PETALING JAYA: It will be a daunting task to reach the national recycling rate target of 40% by 2025, but it is not impossible, environmental groups say.
Pertubuhan Perlindungan Khazanah Alam Malaysia (Peka) Chairman Damien Thanam said the target is realistic but can only be achieved with constant management and continuous monitoring at state and national level. National level.
“The biggest setback would be incompetence in keeping up with recycling efforts and complacency when it comes to being pro-planet in terms of managing trash for a greener earth.
“Educational campaigns that encourage recycling at home and in schools, alongside incentives, such as municipal tax refunds and rewards to communities that apply good recycling practices, should also be organized,” he said. -he declares.
Commenting on the decrease in the amount of plastic in landfills, Damien hoped that it was really due to the reduction in plastic use, but he feared that it was due to loopholes in the system.
“These shortcomings may have resulted in plastic ending up in waterways, illegal landfills or unofficial incinerators, and could have been overlooked by law enforcement agencies,” he said. -he declares.
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He added that the government should promote innovation to constantly improve environmentally friendly technologies to ensure that no waste or pollution is generated from the recycling process.
“Local recycling taxes should also be put in place for household waste that is not sorted before being discarded for collection.
“Taxes can also be applied to businesses and consumers who rely on single-use plastics,” he said.
He added that the Ministry of Education also plays a vital role in educating the next generation to be pro-planet.
“The efforts made by individuals such as Sangga Sinayah, the school principal who educated and promoted pro-planet lifestyles among teachers, students and parents, should be recognized, learned and further encouraged by the government and the public,” he said.
President and CEO of Ecotourism and Conservation Society Malaysia, Andrew Sebastian, said it was difficult to meet the 40% target due to the high use of face masks and other plastics in the country. past two years due to the Covid-19 pandemic.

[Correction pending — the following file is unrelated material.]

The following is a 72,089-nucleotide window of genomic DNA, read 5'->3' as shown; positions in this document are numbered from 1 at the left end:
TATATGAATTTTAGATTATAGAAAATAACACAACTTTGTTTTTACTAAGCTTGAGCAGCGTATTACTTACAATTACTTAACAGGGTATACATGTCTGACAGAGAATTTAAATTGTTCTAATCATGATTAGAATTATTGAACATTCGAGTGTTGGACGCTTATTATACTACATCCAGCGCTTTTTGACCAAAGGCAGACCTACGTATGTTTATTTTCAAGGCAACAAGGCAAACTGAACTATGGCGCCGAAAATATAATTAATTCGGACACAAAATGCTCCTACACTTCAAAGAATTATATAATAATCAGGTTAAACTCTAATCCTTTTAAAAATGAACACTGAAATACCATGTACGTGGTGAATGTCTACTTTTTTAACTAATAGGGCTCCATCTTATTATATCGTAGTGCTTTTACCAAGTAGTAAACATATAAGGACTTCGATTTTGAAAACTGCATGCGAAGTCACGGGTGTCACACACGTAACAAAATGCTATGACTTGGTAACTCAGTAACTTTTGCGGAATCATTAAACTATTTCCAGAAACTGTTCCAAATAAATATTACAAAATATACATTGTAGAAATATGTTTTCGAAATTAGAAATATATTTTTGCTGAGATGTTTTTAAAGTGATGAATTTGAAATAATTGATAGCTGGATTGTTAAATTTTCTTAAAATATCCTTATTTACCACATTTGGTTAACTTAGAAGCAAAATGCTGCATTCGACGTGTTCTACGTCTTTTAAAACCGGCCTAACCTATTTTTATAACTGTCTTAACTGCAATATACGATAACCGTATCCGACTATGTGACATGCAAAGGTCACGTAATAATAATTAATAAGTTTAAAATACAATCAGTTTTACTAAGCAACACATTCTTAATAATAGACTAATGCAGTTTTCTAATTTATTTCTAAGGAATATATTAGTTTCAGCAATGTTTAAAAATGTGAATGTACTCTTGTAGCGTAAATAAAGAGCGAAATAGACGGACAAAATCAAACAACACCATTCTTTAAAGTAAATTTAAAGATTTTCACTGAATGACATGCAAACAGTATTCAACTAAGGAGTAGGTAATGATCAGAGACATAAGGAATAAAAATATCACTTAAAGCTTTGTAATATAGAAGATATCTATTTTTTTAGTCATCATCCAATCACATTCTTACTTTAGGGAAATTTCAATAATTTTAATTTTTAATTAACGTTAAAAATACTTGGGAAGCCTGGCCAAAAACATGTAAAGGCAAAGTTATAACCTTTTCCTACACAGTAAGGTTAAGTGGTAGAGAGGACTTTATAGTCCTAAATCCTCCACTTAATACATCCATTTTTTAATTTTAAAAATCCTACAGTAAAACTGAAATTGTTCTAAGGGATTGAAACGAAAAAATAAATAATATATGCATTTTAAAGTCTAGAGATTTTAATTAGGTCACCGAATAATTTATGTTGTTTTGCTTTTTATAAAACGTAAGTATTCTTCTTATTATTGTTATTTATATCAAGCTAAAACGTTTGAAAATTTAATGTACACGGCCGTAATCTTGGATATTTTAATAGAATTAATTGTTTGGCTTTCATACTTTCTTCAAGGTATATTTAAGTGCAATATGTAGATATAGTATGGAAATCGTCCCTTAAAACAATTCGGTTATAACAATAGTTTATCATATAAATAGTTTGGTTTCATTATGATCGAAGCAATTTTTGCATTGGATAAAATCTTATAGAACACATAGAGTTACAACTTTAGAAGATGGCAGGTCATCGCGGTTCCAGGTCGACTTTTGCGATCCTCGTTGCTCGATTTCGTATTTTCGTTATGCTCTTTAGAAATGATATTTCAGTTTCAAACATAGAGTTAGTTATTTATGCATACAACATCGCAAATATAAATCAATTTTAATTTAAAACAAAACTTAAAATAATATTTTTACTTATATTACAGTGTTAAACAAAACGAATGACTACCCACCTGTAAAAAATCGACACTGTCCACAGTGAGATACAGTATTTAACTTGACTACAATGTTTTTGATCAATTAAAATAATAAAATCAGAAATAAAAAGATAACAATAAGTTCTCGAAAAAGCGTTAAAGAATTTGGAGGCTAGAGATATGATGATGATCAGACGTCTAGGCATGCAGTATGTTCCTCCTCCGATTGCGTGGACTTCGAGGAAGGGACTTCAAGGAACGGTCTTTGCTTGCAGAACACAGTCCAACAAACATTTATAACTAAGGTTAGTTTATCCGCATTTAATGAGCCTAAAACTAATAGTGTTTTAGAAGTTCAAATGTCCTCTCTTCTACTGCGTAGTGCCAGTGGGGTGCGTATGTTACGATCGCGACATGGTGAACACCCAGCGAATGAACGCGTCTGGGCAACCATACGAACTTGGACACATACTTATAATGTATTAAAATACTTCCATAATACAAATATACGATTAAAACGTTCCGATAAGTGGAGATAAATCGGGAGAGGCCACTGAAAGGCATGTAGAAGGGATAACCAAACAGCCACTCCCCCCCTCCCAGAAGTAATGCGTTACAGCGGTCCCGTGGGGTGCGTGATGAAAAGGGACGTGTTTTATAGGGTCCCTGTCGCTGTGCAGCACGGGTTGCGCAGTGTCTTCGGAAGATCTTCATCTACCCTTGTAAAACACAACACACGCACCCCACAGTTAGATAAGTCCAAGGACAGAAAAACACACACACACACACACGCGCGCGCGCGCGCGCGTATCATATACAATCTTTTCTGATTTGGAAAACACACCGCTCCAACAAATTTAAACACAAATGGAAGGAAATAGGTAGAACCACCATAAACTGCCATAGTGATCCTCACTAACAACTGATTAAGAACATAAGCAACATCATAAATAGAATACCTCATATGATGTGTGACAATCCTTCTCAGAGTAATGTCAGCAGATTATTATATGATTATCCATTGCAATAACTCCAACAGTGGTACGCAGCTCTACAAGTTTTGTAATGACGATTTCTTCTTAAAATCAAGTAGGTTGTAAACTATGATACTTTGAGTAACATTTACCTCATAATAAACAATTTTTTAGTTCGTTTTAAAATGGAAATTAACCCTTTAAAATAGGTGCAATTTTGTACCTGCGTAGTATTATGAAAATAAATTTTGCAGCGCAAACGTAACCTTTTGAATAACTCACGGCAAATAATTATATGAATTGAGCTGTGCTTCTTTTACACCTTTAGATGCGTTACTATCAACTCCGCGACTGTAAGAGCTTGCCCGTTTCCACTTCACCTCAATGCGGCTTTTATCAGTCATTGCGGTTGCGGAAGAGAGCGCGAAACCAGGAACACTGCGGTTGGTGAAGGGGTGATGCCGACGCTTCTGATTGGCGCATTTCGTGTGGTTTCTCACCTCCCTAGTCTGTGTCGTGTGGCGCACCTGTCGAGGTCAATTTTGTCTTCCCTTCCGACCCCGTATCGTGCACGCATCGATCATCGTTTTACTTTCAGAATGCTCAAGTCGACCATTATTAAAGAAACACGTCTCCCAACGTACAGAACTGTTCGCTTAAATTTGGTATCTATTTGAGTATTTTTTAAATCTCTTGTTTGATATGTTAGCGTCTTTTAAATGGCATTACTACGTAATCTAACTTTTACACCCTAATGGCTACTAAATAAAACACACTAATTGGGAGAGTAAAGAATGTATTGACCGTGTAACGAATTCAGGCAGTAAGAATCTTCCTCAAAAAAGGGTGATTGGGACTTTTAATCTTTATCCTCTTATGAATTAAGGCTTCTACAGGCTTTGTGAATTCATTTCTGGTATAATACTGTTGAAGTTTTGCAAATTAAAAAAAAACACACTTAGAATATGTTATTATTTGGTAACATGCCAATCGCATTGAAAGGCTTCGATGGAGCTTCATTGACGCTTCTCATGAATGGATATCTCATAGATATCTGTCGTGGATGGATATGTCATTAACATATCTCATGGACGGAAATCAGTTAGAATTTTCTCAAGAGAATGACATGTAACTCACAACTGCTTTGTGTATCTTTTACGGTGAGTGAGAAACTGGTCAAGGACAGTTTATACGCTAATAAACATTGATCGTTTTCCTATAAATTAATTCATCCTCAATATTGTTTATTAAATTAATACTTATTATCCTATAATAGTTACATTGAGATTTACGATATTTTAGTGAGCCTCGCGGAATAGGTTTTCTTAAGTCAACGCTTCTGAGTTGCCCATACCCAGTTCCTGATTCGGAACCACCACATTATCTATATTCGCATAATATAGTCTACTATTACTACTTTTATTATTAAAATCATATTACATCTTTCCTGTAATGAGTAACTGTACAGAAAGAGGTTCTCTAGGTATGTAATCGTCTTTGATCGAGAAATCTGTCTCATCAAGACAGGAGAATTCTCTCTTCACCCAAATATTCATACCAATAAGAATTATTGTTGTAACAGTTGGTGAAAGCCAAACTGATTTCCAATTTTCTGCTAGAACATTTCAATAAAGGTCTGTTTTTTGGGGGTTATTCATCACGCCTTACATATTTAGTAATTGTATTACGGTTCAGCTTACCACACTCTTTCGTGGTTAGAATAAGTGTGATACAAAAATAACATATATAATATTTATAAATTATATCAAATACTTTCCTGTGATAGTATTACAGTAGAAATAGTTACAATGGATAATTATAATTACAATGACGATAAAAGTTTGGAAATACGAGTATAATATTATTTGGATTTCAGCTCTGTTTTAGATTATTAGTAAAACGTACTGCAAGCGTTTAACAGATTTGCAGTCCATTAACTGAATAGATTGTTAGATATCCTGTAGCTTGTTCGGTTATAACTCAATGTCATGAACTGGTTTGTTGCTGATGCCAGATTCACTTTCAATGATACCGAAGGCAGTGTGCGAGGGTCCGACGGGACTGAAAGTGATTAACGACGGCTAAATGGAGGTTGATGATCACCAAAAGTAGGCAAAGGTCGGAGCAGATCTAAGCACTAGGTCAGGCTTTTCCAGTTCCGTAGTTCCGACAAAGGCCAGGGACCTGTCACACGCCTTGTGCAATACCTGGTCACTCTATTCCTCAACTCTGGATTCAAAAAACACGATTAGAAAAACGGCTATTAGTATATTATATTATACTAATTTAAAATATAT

“But the goal can be achieved if there is enough political will and initiatives taken by all sectors of society,” he said.
Sebastian also noted that the downward trend in plastic in landfills could be due to Covid-19 restrictions forcing people to stay home and businesses to reduce operations or even close.
He said green choices were needed to minimize carbon footprints to create a more sustainable environment.
“Recycling will help tip the scales by producing or reusing existing materials instead of constantly using more resources.
“It can also provide short- and medium-term employment opportunities. In the long term, hopefully, there would be a shortage of materials to recycle,” he said.
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Environmental science doctoral candidate Celine Chong said recycling was crucial in preventing harmful chemicals from entering the environment.
“Items such as inkjet cartridges and computers are made from heavy metals, and disposing of them in landfills would have a negative impact on humans and wildlife.
“By sending these items to recycling facilities, they can be handled appropriately,” she said, adding that recycling can also help mitigate climate change, as landfills release methane, a powerful gas. Greenhouse effect.
Chong said one of the easiest ways to practice recycling is to separate organic and inorganic waste for easy collection by waste collectors.
“Homes and offices could also receive recycling bins to increase the convenience of recycling.
“Education in schools and with parents is also key to cultivating and instilling the spirit of recycling, especially among younger generations,” she said.